magical

It’s Mardi Gras weekend and the city is alive and humming with visitors who might walk away understanding what Mardi Gras really is or who might walk away with nothing more than a headache, some plastic beads, five extra pounds and a few fun memories. Mardi Gras, for those who live in New Orleans and the surrounds suburbs and cities, presents a much richer heritage and tradition than simply consuming large quantities of alcohol. The intoxication from this season is far more varied than if it solely emanated from the obvious source. And I would venture to say that the people of this city could attest to the veracity of this with reflections upon traditions of family and friends, the attachment to community and place that this season forges, the food…so much food…, the stories of Mardi Gras past, the music, and more. Sure revelry plays a role, I’m not sanctifying the holiday or anything. It’s just that, as with anything, Mardi Gras is more than its label–it’s layered, textured, vibrant.

My family’s Mardi Gras traditions when I was growing up fostered some of my favorite childhood memories. Beyond the stress of where to park and where to find a bathroom when you needed one, there was family, there was joy, there was delight, there was Andy Gibb, whose face was emblazoned on a pink t-shirt I wore religiously as a little kid, riding on a float right in front of me. There was the Monday night parade, Hercules, that passed by my grandmother’s house where my family gathered pre-parade–cousins, siblings, aunts, uncles…all of us–to eat Mimi’s meatballs and spaghetti and garlic bread that was so toasty I would accidentally inhale the powdery crumbs and choke a bit before going back for more. Homework would get finished at the table before we could go out to the parade and inevitably, Vanna White was turning letters on the television. There were the death defying moments of riding on my dad’s shoulder’s to garner more throws only to have him swoop down to pick up a doubloon (his favorite-a prized commodity)–he knew I wasn’t going to fall…I, on the other hand, remained less than confident. There were the costumes and the face paint that decorated us on Mardi Gras day. We masked as a family and my mom made our costumes every year (face paint was all my dad though). One year, we went as the band KISS (I was maybe 3 or 4?)…another year as characters from Strawberry Shortcake…each year presented a new opportunity to get dressed up for a day and go have fun-together, as a family. There were parades where we were so cold it didn’t feel worth it, only to be greeted by hot food when we got home. There is all of the junk we carted home that felt necessary, vital even, in the moment and suddenly worthless when exposed by the harsh fluorescent light of the living room. There is a lifetime of memories that sing a harmony far sweeter than if this were really just a holiday about drunken debauchery.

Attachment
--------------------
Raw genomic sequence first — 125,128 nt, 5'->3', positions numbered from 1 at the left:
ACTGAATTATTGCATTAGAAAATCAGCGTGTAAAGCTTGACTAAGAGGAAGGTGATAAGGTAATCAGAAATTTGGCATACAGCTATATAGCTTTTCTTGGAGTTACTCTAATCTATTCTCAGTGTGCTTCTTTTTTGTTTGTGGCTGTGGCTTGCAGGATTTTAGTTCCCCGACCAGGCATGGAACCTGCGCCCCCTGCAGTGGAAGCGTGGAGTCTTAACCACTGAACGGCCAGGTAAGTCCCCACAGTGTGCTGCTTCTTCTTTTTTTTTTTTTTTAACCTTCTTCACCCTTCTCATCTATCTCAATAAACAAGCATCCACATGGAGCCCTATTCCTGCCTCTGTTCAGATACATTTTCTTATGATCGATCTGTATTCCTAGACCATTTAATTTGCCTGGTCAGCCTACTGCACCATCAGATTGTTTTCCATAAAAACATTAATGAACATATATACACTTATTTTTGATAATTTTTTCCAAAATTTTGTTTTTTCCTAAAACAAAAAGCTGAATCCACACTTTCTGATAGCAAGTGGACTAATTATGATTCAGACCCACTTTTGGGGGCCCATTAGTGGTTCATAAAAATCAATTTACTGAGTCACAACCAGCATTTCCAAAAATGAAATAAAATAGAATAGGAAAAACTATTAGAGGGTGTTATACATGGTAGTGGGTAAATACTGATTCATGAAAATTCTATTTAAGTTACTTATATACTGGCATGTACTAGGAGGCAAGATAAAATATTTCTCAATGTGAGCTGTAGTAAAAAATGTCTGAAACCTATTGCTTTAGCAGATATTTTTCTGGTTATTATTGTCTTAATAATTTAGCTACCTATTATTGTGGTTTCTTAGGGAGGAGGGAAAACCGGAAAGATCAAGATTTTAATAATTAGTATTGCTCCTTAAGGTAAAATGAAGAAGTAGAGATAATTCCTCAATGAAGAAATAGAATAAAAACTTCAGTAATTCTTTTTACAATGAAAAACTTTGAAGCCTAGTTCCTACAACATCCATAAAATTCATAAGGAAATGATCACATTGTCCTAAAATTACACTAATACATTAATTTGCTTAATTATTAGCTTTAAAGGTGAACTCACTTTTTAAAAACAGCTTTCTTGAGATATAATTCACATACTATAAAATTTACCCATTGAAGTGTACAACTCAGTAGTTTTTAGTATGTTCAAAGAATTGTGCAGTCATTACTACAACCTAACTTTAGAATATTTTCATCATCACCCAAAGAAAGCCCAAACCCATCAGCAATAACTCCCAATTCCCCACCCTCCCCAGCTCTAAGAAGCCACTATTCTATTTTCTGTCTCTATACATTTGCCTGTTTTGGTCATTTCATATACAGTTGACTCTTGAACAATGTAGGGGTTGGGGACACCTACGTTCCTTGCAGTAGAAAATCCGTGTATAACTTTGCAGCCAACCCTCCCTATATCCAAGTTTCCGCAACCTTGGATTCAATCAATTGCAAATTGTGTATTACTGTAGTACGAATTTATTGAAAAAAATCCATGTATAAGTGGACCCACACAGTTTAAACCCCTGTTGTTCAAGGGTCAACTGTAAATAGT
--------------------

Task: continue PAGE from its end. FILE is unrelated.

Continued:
Tomorrow, we will take our kids to one of the famous super-krewes, Endymion. We will pack sandwiches and snacks, and we will wait on the parade route for hours (though some have been there for days). We will probably throw the football and hopefully be able to walk to where they line up the Clydesdales. We will listen to our kids whine “how much longer till the parade gets here???” because this is what you do! And we will sit back in delight and watch the eyes of our children light up as they are dazzled by the magic that is Mardi Gras.

Because, when we allow it, magic is exactly what Mardi Gras creates.

(Day 55–four blogs away from king cake!)

comfort

So, you know it has been a hard day when I have a fridge full of healthy meal prepped food and I opt to make gluten free blueberry pancakes for dinner instead. I spent hours on Saturday and Sunday working in my kitchen so that I would not make quick unhealthy (read that: fun) choices during the week. Yet, here I am, on a Tuesday (that I have titled Second Monday) finding ways to justify my choice to make and eat blueberry pancakes for dinner instead: “Well, I mean all of that food will freeze so well and will make other weeks easier to prep for…Well, I mean, your jaw has been hurting and pancakes are so easy to eat (ignoring the fact that one of my healthy options was a pureed squash soup)…Well, I mean, you did have a terrible day…”